ASMI supports Team Japan in Culinary Olympics
The Juneau-based Alaska Seafood Marketing Institute (ASMI) is working with the All Japan Chef’s Association to sponsor Team Japan in the Culinary Olympics.
The International Culinary Exhibition, well-known known by its German acronym of IKA or as the "Culinary Olympics," was carried out for the first time in Frankfurt on the Main in the year 1900. Held every four years, it has become the biggest and most traditional culinary exhibition in the world. The competition, to be held in Erfurt, Germany, will include entries from 45 nations. The German Chefs Association will host the event at Messe Erfurt from 6 to 9 October, 2012.
The Japanese domestic preliminaries for hot and cold dishes have already begun, and ASMI Japan will support the team all the way to thefinals. ASMI-Japan is promoting and educating the chefs about Alaska seafood, and supplying Pacific cod and snow crab for the chefs to develop new recipes with.The sponsorship is just one of many initiatives begun by ASMI’s new Japan marketing representative, Tokyo-based Aviareps Marketing Garden Ltd., since the organization contracted with them in October 2011.
Aviareps expects that this activity will increase awareness of Alaska seafood and ASMI's support of Japan on the global stage (the ASMIlogo will be on the competition uniform). ASMI Japan is also building a long-term relationship with the All Japan Chefs Association, so that it can call uponthem for ASMI events, and they expect that the chefs will promote Alaska seafood on a word-of-mouth basis.
Aviareps also arranged collaboration with the Japan Authorized Cooks Association for training of young chefs. This association specializes in “kaiseki” (Japanese style course meals). The training event took place on 31 July and 1 August at Arima Onsen, a hot springs resort near Kobe. ASMI Japan introduced Alaska seafood to approximately 200 young chefs, and provided samples for the training, including sockeye salmon, king crab,snow crab, Alaska pollock, pollock roe, herring roe, salmon roe, black cod and yellowfin sole.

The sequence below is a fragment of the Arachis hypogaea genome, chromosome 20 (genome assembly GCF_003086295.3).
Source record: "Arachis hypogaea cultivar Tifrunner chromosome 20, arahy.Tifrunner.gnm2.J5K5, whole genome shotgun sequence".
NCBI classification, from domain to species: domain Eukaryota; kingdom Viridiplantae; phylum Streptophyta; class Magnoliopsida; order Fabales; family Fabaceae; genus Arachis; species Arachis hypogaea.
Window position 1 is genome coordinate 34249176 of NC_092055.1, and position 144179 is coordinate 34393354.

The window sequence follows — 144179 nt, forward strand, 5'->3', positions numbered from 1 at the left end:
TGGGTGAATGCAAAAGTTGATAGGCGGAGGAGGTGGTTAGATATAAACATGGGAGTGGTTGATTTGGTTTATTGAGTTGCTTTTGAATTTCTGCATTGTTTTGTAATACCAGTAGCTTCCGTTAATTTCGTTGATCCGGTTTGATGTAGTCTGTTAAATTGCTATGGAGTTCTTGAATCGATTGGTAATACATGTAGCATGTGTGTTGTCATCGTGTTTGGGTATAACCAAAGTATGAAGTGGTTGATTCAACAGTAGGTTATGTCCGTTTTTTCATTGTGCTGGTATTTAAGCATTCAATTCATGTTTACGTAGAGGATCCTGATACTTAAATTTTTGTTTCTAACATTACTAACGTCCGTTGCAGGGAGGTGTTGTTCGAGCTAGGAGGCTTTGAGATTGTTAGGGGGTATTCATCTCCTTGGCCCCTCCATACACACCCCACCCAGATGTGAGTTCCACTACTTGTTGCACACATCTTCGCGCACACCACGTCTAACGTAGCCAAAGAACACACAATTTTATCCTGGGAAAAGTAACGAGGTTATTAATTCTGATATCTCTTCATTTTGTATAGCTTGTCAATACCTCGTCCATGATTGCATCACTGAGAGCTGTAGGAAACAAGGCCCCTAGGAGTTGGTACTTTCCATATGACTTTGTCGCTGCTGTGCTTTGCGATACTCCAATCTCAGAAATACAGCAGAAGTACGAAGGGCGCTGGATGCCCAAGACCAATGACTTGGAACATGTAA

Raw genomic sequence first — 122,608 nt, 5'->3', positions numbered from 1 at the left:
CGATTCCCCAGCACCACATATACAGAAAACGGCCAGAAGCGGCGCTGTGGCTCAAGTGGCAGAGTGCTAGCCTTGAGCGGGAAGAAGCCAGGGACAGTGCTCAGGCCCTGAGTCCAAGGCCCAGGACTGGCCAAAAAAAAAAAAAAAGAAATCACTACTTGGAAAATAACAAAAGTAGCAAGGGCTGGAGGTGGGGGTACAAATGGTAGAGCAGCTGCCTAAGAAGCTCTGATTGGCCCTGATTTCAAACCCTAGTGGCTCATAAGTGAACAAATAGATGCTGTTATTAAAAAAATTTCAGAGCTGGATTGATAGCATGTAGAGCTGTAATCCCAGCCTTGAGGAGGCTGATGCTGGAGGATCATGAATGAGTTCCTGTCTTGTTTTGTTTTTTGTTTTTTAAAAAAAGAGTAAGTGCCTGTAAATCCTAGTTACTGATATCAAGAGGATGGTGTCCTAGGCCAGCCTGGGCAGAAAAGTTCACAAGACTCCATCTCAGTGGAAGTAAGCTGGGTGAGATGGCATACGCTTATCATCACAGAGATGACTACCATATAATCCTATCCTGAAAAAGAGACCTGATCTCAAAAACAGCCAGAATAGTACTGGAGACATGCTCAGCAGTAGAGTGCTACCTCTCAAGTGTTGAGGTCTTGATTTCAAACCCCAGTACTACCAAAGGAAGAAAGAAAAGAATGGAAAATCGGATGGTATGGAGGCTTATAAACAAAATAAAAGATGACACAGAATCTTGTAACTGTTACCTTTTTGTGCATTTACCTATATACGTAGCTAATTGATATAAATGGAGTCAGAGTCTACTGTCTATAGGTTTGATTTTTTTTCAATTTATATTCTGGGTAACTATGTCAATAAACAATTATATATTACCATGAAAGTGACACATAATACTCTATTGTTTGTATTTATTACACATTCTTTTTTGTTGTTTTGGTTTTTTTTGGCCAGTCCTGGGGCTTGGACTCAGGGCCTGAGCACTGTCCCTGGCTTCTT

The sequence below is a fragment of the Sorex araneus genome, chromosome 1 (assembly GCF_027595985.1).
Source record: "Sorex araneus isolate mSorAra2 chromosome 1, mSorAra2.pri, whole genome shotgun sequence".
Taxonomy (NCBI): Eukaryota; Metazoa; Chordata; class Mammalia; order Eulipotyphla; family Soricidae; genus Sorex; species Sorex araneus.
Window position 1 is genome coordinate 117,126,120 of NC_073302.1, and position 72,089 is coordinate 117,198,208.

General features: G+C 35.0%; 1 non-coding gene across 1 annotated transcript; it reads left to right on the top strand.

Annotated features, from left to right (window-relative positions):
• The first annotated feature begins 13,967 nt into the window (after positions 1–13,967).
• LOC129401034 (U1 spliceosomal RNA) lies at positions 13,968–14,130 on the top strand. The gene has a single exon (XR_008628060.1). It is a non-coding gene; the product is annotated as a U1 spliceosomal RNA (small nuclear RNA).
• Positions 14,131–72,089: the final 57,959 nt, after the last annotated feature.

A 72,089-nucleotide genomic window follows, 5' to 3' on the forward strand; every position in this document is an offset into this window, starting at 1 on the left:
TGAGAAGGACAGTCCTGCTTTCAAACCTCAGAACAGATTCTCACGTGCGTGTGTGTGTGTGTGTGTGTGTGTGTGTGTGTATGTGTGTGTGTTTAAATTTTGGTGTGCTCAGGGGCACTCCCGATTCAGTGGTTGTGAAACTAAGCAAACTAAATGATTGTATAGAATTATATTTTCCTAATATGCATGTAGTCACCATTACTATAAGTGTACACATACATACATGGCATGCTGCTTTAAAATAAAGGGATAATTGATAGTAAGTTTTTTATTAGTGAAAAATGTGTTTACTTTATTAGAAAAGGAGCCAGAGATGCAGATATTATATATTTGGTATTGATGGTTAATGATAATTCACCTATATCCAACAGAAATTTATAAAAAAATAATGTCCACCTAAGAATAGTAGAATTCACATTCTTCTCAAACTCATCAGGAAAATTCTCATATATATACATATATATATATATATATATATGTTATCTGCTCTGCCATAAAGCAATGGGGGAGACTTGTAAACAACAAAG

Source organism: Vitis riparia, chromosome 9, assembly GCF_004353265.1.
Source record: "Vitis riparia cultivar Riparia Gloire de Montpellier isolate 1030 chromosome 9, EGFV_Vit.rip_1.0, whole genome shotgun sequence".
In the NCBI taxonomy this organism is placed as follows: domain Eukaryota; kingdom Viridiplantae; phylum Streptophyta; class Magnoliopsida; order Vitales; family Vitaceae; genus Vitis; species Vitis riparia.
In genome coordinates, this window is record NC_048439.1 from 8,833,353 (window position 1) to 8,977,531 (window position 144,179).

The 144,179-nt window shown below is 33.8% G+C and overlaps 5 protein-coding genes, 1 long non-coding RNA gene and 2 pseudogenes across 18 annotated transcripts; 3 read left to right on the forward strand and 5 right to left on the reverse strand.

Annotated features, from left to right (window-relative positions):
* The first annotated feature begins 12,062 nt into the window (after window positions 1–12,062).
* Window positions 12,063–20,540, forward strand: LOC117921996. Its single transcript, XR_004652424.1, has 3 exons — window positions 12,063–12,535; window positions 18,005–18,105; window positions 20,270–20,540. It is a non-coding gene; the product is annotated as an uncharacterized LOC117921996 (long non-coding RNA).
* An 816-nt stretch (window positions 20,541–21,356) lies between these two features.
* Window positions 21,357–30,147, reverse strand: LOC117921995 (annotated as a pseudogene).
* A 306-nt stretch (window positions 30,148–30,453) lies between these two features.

Benjamin Roitblat, online/offline promotions manager for Aviareps said, “This was an excellent opportunity to promote Alaska seafood and educate young chefs, who are eager to learn about ingredients but have limited budgets to work with.” Roitblat said that younger chefs are more flexible and accommodating to new ideas, and now that they are educated and use Alaska seafood, ASMI Japan can call upon them for future events.
Aviareps represented ASMI to the trade at FOODEX 2012 and at the International Seafood and Technology Show, held in Tokyo on 6-9 March and 18-20July, respectively. At the latter, they hosted a talk-show style interview of famous sommelier/restaurant owner Shinya Tasaki. The wine expert, in addition to commenting on pairing of wines and seafood, told the audience of his surprise at the size of Alaska halibut, the confusion of many Japanese between cutthroat trout (often called “trout-salmon” in Japan) and other salmon species, and what he considers the mistaken Japanese idea that fatty always equals delicious.
Alexa Tonkovich, ASMI international program coordinator for Asia said, “While our program in Japan has always included consumer, trade and hotel/restaurant promotions, Aviareps has added new ideas and energy to ourconsumer and hotel/restaurant programs. We’re very impressed with all they’ve been able to accomplish in their first year.”
A new Japanese advertising tagline for was developed late last fall, went through consumer focus group testing, and was vetted with key industry partners in Japan and the United States. The tagline “wild, natural, sustainable” had previously always been printed in English in Japanese newspaper ads and other promotional material, but Aviareps reported that the tagline in English was unnecessary as it could not be understood by Japanese consumers. A new tagline, “The Natural Taste, from Alaska,” in Japanese translation, has been adopted.
Aviareps conducted two press trips to Alaska this summer to generate publicity in Japanese consumer publications Jnude, Suntory Wellness, Ecocolo and on cable TV channel J:Com. Tonkavich said press trips helpsell the Alaska origin story, which is one of Alaska seafood’s key selling points. They also re-worked ASMI’s domestic “Cook It Frozen!” campaign, which teaches consumers how to cook Alaska seafood straight from the freezer, for a Japanese audience.
On the hotel/restaurant side, Aviareps has conducted restaurant promotions in Japan with Red Lobster, Oregon Bar & Grill, Bubby’s, Restaurant S and at the Hakone Kowakien Yunessun (two restaurants).